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Steve Harmison

Steve Harmison for the first Test?


  • Total voters
    52

Richard

Cricket Web Staff Member
He made the captian draw blood and didn't show any concern, set the tone which puts his name in the forefront of the mind when looking for a key moment in the series.
But England were thrashed in that match, which means it wasn't remotely key in the series.

The key moment in reality, which creaked the pendulum from the dominance Australia exerted between 1989 and the First Test of 2005, was Trescothick and Strauss' partnership in the first session at Edgbaston.
 

Richard

Cricket Web Staff Member
However, Dick's assertion he contributed to those four tests the sum of "sod all" is cobblers too. Who picked up Clarke with a slower ball yorker at the end of the third day in the second? & who produced the bounce that disconcerted Kasprowicz into gloving the ball to the saintly Geraint & snatch victory from the vegemite-stained jaws of defeat?
There's those ignore-lists working their wonders again. For those who haven't noticed, this precise point is being debated (by me and someone else) in another thread.
 

Redbacks

International Captain
They lost the match though. England went on to win at Edgebaston due to Flintoff's inspiration, aggressive first-innings batting, Harmison's crucial wickets of Clarke and Kasprowicz, Simon Jones's incredible reverse swing and a little slice of luck late in the day.

Several million miles down the list you'll find Harmison hitting Ponting on the head a while earlier that summer as a factor in why England won the game.
Rich asked why Australian's thought he bowled well in the series and I gave a reason why this may be the case based on what was considered a symbolic moment down under, not that he actually did outperform others
 
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Uppercut

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Rich asked why Australian's thought he bowled well in the series and I gave a reason why this may be the case based on what was considered a symbolic moment down under, not that he actually did outperform others
Fair play. I wasn't attacking you, just taking the opportunity to rant a little about how overrated that incident is in terms of impact :).
 

zaremba

Cricketer Of The Year
Fair play. I wasn't attacking you, just taking the opportunity to rant a little about how overrated that incident is in terms of impact :).
Obviously you can't draw a neat causative line between Harmison hitting 3 Aussie batsmen in the first half hour and what happened in later Tests. But it was hugely symbolic. And more importantly it gave the England team and supporters a huge lift and huge self belief, and let the criminals know that they were in a proper fight for the first time in years. Those factors are hard to quantify but they really mattered.

This is the consistent message that comes from every player who played in that series who's opinion I've read. And it resonates with what the players from previous series have said - the English weakness was in lack of self-belief, lack of aggression, lack of team spirit, lack of fight, areas where the Australians were particularly strong.

I disagree with others on this forum who, perhaps unsurprisingly, baulk at the idea that there may be important aspects of the game in respect of which we can't rely on the evidence of our own eyes as spectators and analysts of the game, and in respect of which we need instead to respect and rely on the views of the players who actually took part.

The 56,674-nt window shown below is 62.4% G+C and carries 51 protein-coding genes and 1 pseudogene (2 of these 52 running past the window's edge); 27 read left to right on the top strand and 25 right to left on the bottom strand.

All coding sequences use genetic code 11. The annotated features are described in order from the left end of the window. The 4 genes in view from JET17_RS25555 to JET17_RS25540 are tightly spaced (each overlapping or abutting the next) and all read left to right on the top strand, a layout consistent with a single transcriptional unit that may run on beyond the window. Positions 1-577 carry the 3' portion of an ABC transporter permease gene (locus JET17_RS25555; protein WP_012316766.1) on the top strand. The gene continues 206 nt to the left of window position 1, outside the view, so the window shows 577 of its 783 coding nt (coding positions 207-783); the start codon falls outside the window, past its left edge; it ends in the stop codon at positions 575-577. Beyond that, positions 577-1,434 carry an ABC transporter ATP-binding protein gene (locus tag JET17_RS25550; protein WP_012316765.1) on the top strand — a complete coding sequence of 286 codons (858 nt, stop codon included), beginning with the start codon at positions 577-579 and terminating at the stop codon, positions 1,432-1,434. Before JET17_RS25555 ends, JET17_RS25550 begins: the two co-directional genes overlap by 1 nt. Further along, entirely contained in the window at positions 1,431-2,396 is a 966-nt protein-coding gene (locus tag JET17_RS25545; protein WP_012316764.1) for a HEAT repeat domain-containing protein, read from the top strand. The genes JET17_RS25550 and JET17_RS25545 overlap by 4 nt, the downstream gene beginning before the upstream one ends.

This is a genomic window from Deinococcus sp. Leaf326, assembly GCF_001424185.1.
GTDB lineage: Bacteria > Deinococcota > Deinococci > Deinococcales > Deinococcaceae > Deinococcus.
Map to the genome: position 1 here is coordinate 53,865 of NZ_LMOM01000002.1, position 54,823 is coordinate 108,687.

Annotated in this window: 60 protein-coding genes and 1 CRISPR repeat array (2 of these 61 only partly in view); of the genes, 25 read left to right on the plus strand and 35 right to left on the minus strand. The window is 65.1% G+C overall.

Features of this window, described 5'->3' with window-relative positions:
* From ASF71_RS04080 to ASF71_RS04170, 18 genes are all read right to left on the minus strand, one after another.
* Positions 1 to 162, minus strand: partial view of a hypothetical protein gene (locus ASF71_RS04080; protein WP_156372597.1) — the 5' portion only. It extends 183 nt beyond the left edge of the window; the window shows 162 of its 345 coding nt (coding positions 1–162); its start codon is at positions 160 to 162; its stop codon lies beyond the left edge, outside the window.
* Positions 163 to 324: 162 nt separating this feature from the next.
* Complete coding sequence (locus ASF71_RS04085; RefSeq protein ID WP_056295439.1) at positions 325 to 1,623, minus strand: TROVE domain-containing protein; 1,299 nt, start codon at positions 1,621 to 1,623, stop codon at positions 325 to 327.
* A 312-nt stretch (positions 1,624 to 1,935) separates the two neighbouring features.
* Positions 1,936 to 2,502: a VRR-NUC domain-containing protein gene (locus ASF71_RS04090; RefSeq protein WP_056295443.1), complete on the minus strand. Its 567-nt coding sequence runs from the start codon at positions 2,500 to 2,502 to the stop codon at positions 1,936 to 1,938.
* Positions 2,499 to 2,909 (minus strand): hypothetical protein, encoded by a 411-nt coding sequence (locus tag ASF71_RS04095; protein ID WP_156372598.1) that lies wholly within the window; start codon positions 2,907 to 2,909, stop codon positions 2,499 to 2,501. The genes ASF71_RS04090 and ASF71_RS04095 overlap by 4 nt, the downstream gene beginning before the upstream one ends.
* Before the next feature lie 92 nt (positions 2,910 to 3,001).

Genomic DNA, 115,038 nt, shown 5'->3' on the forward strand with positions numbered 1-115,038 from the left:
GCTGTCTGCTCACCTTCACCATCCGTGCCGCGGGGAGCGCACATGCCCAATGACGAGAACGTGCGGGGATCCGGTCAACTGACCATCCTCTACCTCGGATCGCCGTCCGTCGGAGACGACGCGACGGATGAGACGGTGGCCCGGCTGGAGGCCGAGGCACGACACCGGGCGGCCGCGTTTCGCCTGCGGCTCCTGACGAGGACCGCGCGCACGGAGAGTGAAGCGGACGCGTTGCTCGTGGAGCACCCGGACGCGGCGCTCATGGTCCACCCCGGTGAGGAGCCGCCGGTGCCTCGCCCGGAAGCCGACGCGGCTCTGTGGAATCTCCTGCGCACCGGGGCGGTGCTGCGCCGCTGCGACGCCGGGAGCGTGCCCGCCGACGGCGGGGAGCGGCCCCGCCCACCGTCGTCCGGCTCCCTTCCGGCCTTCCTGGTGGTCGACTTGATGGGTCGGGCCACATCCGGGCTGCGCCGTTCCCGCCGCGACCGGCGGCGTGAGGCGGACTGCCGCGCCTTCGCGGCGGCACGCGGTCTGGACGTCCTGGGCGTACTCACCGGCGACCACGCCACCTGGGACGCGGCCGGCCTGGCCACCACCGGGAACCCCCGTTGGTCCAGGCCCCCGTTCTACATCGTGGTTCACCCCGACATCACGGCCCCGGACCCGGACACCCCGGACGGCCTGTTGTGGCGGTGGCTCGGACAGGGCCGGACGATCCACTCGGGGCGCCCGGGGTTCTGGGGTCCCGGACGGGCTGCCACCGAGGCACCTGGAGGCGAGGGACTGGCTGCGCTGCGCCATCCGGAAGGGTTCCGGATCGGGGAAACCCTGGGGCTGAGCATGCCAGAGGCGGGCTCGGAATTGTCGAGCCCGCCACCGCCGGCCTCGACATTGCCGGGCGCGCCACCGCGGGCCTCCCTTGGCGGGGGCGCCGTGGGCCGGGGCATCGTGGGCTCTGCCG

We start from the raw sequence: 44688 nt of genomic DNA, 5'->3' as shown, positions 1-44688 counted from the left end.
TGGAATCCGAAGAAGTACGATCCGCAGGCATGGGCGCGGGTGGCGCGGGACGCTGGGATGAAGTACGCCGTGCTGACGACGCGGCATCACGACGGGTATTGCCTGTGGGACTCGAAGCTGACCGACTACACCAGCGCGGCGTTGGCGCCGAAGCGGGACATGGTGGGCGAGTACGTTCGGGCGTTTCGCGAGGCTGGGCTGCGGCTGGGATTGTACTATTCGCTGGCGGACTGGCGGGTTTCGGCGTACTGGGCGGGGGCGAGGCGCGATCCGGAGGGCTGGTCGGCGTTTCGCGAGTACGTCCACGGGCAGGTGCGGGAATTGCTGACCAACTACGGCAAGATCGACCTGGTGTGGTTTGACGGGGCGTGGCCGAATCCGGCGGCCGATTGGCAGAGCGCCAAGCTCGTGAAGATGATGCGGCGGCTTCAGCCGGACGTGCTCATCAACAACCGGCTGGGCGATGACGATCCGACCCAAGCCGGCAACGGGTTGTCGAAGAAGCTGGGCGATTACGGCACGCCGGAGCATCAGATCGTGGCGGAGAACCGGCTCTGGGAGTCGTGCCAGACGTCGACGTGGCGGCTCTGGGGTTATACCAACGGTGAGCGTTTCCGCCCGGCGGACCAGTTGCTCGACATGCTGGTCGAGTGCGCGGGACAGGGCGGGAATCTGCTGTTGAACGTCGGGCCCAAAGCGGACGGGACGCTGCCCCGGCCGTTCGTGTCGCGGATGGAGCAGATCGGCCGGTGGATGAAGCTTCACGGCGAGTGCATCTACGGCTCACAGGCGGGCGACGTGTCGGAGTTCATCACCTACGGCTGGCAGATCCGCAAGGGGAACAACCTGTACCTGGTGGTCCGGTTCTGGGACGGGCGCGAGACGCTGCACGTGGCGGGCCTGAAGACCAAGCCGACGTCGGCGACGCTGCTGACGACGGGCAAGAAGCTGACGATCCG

Uppercut

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Obviously you can't draw a neat causative line between Harmison hitting 3 Aussie batsmen in the first half hour and what happened in later Tests. But it was hugely symbolic. And more importantly it gave the England team and supporters a huge lift and huge self belief, and let the criminals know that they were in a proper fight for the first time in years. Those factors are hard to quantify but they really mattered.

This is the consistent message that comes from every player who played in that series who's opinion I've read. And it resonates with what the players from previous series have said - the English weakness was in lack of self-belief, lack of aggression, lack of team spirit, lack of fight, areas where the Australians were particularly strong.

I disagree with others on this forum who, perhaps unsurprisingly, baulk at the idea that there may be important aspects of the game in respect of which we can't rely on the evidence of our own eyes as spectators and analysts of the game, and in respect of which we need instead to respect and rely on the views of the players who actually took part.
While I don't doubt that your general point is true, this particular incident doesn't fit the bill because England had their arses handed to them in that match. They were absolutely stuffed.

The incident only works in hindsight because of what followed. Players can look back now and say, "that was a moment that made us believe we could compete" and be taken seriously. But if someone had said in between the first two tests, "sure we lost by 200 runs, but we know we can take on the Aussies because Steve Harmison hit Ricky Ponting on the head on the first day" they'd have been quite rightly ridiculed.

Symbolic incidents can have a huge impact on the destiny of a series- no arguments there- this just wasn't one of them. It's been blown up to a crucial moment in hindsight when at the time it had no relevance at all.
 

BoyBrumby

Englishman
While I don't doubt that your general point is true, this particular incident doesn't fit the bill because England had their arses handed to them in that match. They were absolutely stuffed.